A Long Island judge broke the law by setting bail on a man who was accused of non-violent bank robbery, telling the man, “I don’t want you walking around my neighborhood,” and, “I find you to be a menace to society.” Romell Nellis was alleged to have handed a note to a teller demanding money. The bail determination was overturned by a higher judge. At the time of this arrest, Mr. Nellis was awaiting sentence for violating the terms of his supervised release on a federal drug charge from 2012. He later failed to appear at a subsequent court date, and there are now legal grounds to set bail under the new statute.
The record Judge David McAndrews made regarding his reason for setting bail would have been grounds for a habeas writ (i.e., challenging unlawful detention) that likely would have been granted even prior to January 1. Stating that bail is being set because a judge does not want a person in their neighborhood is not only inappropriate and unprofessional, but is an insufficient reason to set bail in New York under bail statutes both past and present.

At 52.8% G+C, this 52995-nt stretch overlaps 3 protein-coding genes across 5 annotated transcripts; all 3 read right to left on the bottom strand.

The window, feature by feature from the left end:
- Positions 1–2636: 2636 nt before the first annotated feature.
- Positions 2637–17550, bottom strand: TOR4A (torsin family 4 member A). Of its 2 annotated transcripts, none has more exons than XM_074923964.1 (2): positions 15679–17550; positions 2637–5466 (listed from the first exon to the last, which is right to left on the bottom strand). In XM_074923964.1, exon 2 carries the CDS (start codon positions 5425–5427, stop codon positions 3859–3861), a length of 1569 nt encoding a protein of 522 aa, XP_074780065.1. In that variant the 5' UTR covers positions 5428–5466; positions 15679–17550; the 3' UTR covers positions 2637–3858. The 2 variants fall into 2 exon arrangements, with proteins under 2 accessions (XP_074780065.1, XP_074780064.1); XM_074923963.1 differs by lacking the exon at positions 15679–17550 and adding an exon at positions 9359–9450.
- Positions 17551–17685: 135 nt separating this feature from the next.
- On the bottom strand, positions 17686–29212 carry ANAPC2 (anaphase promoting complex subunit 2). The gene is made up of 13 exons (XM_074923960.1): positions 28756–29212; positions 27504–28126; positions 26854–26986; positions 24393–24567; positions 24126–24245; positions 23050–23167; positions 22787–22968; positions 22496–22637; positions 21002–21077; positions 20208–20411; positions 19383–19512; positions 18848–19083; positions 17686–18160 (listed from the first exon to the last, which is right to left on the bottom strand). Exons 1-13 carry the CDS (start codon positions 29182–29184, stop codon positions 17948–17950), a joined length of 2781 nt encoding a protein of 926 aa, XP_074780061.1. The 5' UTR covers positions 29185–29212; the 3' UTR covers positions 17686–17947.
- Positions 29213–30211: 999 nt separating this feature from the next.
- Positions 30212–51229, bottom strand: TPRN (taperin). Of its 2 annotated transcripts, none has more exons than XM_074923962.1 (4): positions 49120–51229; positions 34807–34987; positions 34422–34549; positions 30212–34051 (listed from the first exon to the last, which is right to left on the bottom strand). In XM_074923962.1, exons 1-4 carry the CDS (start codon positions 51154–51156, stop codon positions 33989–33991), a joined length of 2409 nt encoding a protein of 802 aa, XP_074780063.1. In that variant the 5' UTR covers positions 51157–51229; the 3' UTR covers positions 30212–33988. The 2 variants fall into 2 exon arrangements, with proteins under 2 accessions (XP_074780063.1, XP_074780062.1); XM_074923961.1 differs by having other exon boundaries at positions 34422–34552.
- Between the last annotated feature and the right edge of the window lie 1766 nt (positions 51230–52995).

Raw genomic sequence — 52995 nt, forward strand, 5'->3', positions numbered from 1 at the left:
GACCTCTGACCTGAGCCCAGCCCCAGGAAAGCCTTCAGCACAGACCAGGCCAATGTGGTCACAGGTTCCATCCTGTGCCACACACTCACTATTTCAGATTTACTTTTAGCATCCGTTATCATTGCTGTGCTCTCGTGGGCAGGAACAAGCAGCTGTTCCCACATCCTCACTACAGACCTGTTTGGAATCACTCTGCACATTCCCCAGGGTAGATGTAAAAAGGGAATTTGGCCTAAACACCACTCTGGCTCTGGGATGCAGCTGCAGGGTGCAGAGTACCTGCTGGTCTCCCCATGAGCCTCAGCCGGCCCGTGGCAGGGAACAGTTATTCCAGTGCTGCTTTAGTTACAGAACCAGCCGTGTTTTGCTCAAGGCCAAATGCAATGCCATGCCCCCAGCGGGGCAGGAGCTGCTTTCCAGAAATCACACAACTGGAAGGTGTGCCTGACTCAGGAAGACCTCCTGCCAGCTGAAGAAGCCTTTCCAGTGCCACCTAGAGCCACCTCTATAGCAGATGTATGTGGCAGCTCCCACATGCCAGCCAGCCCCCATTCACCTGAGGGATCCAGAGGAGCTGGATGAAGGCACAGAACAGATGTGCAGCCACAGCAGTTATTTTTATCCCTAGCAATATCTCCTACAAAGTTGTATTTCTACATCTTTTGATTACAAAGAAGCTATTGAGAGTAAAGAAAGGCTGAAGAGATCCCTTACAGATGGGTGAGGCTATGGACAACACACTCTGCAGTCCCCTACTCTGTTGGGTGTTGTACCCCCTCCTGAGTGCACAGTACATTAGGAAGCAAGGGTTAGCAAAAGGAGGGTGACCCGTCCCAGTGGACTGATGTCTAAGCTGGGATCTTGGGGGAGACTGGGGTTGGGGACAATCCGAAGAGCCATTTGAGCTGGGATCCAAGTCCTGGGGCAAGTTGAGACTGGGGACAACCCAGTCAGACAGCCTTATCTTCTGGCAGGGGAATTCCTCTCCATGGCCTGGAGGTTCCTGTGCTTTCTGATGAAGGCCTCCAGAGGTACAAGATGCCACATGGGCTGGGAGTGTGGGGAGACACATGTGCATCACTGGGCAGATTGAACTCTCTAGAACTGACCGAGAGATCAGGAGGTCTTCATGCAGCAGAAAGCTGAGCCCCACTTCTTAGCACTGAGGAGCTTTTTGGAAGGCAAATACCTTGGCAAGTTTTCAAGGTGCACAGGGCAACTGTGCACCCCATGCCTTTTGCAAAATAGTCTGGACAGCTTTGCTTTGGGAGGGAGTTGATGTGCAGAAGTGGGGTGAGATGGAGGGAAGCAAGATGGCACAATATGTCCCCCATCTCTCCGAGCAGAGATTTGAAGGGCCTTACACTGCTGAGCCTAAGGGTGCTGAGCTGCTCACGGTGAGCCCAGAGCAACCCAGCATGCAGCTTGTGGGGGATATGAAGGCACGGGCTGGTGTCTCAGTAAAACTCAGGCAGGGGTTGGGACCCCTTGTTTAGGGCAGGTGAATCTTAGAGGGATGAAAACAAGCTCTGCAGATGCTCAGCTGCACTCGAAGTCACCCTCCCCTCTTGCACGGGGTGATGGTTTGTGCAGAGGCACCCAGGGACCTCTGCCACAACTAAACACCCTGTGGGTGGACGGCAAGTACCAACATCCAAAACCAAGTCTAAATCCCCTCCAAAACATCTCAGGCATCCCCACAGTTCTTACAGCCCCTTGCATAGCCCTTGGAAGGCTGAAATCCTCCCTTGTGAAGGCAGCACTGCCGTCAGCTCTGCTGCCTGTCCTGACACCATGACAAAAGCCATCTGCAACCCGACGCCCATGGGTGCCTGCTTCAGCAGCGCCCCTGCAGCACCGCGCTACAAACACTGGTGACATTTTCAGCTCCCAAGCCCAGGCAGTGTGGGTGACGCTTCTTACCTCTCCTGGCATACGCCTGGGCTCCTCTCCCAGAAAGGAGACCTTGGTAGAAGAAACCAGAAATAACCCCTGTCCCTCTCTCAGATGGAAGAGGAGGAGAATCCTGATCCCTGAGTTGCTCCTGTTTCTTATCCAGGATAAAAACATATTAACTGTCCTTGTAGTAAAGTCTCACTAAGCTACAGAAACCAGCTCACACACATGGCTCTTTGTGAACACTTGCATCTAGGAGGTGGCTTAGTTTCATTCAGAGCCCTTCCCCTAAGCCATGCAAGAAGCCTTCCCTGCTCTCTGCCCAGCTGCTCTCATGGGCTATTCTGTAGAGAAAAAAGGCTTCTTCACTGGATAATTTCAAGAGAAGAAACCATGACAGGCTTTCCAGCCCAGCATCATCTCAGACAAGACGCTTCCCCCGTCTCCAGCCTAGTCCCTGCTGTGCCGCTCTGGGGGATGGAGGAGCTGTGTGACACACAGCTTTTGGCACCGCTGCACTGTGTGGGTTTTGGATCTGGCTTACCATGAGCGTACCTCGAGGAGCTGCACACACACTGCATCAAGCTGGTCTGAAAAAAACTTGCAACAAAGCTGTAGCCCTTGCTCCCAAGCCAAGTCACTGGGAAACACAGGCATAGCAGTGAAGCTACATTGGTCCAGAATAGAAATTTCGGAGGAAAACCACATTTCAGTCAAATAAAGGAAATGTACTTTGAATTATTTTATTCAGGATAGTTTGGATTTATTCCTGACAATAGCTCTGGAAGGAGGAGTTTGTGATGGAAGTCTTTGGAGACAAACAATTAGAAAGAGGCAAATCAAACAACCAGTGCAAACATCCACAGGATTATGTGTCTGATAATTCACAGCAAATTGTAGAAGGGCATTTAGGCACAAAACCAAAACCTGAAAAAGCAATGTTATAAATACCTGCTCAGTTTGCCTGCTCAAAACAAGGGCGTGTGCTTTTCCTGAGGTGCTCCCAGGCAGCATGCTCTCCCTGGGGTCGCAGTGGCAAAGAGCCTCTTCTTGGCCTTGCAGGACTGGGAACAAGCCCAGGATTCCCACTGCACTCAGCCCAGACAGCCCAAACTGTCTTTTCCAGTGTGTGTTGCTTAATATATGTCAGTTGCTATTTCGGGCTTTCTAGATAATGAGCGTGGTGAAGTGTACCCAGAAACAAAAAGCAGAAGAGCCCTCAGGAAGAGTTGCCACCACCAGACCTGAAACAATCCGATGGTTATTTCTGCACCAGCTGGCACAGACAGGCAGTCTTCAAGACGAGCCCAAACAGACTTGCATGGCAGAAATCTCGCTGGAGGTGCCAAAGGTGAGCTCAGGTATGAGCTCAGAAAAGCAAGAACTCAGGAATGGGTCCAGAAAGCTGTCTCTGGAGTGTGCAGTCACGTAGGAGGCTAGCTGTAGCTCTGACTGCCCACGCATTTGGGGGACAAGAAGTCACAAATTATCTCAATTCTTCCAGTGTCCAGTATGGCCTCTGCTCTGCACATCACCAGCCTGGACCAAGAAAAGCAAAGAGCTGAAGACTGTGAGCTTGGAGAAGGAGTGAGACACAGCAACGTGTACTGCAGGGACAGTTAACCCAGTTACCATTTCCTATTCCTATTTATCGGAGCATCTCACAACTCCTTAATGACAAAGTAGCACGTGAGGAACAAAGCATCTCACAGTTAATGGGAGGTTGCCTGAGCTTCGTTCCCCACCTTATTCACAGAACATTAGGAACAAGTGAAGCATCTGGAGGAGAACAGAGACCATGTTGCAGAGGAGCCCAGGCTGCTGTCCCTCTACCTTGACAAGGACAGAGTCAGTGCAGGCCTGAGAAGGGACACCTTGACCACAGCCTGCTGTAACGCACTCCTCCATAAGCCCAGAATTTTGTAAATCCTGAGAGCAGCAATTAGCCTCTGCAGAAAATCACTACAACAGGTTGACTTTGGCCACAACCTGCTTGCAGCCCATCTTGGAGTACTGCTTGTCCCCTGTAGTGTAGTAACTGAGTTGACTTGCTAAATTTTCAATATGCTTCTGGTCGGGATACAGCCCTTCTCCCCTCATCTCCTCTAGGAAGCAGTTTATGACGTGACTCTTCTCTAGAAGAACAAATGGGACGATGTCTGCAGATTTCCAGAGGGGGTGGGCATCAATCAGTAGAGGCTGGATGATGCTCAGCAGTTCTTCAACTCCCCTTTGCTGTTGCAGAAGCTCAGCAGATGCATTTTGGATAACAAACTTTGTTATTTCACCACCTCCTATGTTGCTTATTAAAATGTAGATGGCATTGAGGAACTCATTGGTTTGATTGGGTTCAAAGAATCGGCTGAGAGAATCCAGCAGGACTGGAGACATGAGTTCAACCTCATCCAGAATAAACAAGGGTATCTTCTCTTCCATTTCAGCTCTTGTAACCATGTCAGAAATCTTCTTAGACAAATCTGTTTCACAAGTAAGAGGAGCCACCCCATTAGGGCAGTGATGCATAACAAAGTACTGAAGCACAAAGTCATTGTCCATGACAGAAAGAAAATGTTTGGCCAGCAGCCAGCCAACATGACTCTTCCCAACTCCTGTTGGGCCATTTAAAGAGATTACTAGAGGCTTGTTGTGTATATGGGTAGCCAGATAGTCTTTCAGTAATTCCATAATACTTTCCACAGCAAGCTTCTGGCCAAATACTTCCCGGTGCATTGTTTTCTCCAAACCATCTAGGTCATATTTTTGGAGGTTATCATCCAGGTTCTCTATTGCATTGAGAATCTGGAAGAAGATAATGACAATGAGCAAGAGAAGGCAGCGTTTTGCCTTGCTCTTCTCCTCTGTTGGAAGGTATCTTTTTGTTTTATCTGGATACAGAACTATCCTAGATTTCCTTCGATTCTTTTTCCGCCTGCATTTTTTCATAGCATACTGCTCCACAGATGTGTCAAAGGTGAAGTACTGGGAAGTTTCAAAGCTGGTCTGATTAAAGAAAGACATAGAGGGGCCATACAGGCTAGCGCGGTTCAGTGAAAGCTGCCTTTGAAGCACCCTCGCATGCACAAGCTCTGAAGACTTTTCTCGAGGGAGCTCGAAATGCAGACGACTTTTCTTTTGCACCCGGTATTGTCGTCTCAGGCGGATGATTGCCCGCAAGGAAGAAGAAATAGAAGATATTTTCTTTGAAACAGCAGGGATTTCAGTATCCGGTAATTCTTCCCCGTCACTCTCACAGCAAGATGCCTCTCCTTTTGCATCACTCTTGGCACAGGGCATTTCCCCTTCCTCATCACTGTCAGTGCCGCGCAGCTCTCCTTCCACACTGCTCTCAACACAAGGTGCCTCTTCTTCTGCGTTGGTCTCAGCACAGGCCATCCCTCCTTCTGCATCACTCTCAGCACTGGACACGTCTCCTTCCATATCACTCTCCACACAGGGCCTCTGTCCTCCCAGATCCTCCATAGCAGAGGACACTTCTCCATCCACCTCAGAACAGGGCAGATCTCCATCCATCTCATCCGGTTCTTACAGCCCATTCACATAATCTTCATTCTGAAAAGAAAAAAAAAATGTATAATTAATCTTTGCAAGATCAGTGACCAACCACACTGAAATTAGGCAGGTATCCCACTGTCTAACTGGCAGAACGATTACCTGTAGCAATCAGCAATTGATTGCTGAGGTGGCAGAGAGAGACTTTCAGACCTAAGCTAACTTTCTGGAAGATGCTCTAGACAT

According to information from Mr. Nellis’ attorney shared in the article, he appears to be a homeless person struggling with addiction disorder. Because he was charged with a non-violent felony, he was likely eligible for judicial diversion under the Drug Law Reform Act (DLRA) and may never have been sentenced to prison or jail. It seems that even the federal judge saw treatment as the best option.
It is also not true that the bail statute prevented Mr. Nellis from being incarcerated upon his arrest on state charges. The federal judge where his sentence was pending could have placed a hold, and a parole warrant could have issued immediately. The alleged removal of Mr. Nellis’ ankle monitor, if true, accompanied by failure to appear would be grounds for finding that his subsequent failure to appear was “willful,” meaning that, in addition to these other factors, the current bail statute now provides yet another avenue for his incarceration.
The crime charged involved no physical injury or even threat of physical harm. If it did, Mr. Nellis could have been charged with Robbery in the 1st Degree, a violent felony and bail-eligible offense. The fearmongering around this case, including by Judge McAndrews and the Nassau County Police Commissioner, is an attempt to smear bail reform.